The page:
It’s springtime in New York. And in many parts of the world millions of college students are participating in another rite of spring — job hunting. As commencement ceremonies loom near and students finish finals and say goodbye to friends and faculty, they also attend official on-campus recruiting events, rewrite their resumes for the 200th time, customize countless cover letters, press shirts, polish shoes and endure seemingly endless interviews.
Recently, stressed-out seniors have lined up at my office door, telling me their job-hunting woes along with which management-in-training programs are most coveted or which brands are most competitive. Sadly, quite a number of students are experiencing heightened anxiety from a cause on which I am ill-prepared to give them sound advice.
More than ever I am told a scenario that goes something like this: “I interviewed with such-and-such company. I made it to the second round. The interviewer/recruiter/HR manager said the decisions would be made in one/two/three weeks. I was told I would get an email Monday, but that was nine/ten/twelve days ago. What should I do?”
And so I ask, on their behalf, what should they do?
I could snowclone the movie title “He’s Just Not that Into You,” but this is business, not dating. Unfortunately this scenario is not a singular situation nor a 2014 anomaly. What is odd is that we teach and practice that extensive recruiting, hiring, on-boarding, orienting, training and motivating of employees is essential to brand success. As an industry we pay great attention to employee morale, development, turnover rates and internal marketing, as guest satisfaction depends on the outcomes of these investments. Yet when interviewing applicants, there seems to be a gap in how hospitality employers view the general “pool” of talent.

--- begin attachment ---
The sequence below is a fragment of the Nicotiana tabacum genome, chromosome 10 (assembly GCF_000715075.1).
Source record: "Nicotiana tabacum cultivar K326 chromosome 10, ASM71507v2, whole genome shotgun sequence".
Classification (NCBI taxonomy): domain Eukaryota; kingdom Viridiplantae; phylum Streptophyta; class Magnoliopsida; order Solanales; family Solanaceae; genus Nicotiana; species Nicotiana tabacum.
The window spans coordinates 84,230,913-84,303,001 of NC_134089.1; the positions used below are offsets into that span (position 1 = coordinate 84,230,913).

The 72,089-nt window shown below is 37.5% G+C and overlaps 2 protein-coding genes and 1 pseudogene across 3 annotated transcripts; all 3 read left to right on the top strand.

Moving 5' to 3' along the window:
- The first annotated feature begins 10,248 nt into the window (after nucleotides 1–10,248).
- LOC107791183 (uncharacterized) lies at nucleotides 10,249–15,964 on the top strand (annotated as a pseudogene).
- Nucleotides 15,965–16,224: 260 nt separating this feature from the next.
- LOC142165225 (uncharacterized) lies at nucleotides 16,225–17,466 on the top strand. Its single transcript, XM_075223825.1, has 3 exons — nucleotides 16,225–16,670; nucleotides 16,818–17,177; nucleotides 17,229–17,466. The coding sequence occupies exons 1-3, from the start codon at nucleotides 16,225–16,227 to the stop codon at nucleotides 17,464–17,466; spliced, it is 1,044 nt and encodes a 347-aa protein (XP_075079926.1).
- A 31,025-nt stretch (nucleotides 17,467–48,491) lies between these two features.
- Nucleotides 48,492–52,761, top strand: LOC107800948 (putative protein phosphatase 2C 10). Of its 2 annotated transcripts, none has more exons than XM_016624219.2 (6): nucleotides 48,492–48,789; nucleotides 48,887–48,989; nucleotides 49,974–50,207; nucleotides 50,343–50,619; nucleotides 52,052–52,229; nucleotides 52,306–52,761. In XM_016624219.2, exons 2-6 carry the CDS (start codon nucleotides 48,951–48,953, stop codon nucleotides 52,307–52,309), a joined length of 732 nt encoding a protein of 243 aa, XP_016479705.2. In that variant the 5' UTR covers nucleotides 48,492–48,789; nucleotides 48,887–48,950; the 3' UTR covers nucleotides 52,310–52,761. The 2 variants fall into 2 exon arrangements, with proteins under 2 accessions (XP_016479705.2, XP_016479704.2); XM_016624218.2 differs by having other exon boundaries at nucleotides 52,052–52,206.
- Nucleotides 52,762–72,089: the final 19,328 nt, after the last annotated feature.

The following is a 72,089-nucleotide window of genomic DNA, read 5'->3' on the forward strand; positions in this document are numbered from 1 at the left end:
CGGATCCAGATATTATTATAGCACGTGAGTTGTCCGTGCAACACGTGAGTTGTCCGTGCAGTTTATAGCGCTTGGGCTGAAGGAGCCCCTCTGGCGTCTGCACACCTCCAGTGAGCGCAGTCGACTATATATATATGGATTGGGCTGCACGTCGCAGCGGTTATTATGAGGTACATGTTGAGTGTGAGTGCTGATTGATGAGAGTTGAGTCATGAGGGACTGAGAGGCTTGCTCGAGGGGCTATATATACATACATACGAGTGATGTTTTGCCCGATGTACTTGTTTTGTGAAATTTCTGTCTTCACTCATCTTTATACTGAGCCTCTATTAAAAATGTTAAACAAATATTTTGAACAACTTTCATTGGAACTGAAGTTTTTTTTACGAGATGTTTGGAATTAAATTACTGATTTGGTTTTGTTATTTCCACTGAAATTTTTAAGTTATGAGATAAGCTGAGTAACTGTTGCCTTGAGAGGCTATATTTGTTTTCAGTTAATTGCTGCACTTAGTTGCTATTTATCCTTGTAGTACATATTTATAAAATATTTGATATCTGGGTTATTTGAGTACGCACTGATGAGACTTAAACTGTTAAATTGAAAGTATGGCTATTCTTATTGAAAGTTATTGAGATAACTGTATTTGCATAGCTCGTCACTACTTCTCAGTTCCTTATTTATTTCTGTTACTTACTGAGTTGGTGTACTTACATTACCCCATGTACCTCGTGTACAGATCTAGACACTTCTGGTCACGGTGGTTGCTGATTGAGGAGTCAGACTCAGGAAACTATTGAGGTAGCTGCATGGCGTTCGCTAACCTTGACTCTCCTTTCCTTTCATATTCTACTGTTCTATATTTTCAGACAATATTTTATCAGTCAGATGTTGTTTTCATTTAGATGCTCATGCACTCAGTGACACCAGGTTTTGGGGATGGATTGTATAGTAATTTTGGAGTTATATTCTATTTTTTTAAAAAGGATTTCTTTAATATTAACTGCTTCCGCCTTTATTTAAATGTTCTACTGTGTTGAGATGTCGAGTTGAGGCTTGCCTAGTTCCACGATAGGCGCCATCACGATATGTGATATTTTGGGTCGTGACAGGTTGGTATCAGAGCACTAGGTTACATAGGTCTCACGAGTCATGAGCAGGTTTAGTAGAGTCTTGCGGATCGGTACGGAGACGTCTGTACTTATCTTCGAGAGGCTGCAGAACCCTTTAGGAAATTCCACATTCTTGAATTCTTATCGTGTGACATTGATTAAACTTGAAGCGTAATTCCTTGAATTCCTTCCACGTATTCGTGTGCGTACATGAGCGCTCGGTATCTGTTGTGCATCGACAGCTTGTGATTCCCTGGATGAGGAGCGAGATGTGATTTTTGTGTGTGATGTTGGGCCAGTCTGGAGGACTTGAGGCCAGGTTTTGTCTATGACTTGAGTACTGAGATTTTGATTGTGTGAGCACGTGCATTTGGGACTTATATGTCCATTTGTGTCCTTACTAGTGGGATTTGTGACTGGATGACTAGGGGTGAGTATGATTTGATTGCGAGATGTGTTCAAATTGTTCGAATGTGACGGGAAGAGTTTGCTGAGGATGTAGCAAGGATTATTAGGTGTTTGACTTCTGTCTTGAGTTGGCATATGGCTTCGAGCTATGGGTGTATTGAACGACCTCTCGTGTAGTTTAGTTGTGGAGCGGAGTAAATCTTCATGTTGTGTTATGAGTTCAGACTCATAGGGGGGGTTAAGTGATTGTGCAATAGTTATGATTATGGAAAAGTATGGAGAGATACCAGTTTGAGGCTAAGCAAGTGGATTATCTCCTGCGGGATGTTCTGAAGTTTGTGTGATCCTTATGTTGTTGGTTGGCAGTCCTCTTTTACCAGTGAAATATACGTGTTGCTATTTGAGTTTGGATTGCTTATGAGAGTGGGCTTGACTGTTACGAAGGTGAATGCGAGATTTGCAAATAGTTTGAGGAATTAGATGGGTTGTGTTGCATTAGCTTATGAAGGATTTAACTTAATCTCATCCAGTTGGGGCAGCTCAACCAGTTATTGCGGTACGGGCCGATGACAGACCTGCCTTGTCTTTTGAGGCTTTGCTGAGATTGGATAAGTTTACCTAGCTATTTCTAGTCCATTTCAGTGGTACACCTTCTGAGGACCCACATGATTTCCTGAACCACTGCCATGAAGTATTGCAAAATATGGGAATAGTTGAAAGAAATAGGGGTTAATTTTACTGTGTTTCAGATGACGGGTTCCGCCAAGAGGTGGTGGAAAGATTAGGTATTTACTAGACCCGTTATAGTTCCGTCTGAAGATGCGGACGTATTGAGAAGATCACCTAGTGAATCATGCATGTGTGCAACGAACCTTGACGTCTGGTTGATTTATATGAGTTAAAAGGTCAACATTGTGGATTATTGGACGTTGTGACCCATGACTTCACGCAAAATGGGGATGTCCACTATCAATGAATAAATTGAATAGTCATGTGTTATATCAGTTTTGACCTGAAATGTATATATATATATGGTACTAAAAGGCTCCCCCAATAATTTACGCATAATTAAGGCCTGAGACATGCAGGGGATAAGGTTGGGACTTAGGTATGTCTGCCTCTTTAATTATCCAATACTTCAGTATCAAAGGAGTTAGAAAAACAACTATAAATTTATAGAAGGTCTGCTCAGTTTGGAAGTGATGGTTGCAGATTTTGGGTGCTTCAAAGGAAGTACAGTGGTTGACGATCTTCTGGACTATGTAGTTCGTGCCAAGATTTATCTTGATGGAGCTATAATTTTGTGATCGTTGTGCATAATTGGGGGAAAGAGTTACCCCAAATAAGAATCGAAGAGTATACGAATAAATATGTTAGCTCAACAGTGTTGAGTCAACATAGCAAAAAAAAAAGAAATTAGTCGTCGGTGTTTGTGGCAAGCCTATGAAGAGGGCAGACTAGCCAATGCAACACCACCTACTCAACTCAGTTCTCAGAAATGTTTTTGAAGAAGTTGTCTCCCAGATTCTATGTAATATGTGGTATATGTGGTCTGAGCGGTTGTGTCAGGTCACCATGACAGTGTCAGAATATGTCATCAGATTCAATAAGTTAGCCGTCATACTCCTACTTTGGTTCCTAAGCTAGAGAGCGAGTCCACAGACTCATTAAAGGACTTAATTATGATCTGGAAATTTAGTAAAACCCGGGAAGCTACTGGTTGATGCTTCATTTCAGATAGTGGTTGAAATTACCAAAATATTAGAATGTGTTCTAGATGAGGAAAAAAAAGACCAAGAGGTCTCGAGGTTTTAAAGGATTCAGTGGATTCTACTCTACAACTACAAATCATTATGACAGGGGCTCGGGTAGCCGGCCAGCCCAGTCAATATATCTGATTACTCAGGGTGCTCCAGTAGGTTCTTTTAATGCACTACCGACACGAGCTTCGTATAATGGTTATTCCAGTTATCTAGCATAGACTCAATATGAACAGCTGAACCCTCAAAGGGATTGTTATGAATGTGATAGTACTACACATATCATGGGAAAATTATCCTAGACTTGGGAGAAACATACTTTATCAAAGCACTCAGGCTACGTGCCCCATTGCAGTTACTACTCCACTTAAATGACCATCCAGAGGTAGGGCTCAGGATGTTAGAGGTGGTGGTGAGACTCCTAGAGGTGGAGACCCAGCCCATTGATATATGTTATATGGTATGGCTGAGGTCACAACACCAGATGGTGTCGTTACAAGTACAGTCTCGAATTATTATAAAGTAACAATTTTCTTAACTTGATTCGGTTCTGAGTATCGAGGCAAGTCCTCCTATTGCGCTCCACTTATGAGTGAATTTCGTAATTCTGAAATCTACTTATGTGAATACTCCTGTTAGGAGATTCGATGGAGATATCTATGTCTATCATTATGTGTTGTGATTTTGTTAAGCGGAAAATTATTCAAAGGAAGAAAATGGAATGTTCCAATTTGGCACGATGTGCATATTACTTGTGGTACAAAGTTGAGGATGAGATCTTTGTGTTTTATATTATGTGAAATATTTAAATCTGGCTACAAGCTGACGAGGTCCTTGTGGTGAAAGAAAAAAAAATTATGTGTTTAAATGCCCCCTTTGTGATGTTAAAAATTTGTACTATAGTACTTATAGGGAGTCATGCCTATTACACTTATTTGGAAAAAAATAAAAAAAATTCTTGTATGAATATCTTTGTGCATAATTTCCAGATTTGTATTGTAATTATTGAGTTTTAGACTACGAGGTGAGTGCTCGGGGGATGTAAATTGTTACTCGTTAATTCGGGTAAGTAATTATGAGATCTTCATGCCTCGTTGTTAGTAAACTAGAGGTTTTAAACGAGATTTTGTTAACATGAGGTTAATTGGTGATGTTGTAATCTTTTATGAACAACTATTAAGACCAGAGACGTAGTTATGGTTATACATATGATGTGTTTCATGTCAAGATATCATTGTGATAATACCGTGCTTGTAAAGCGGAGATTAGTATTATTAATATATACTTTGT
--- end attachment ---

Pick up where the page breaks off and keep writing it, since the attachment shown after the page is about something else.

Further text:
Without a doubt, many things happen in the sequence of recruiting and hiring that cause delays. Coordinating “fit” of employees among hundreds of hotels or worldwide offices with varying staffing needs is complex and requires vast communication over multiple time zones, politics and cultures. Yet when expectations such as “You’ll hear from us by Monday” are created among prospective employees, should we not strive to meet those expectations as we would for prospective guests? If an employer hasn’t responded by the time the interviewer said he or she would, what should the applicant do?
I seek your advice.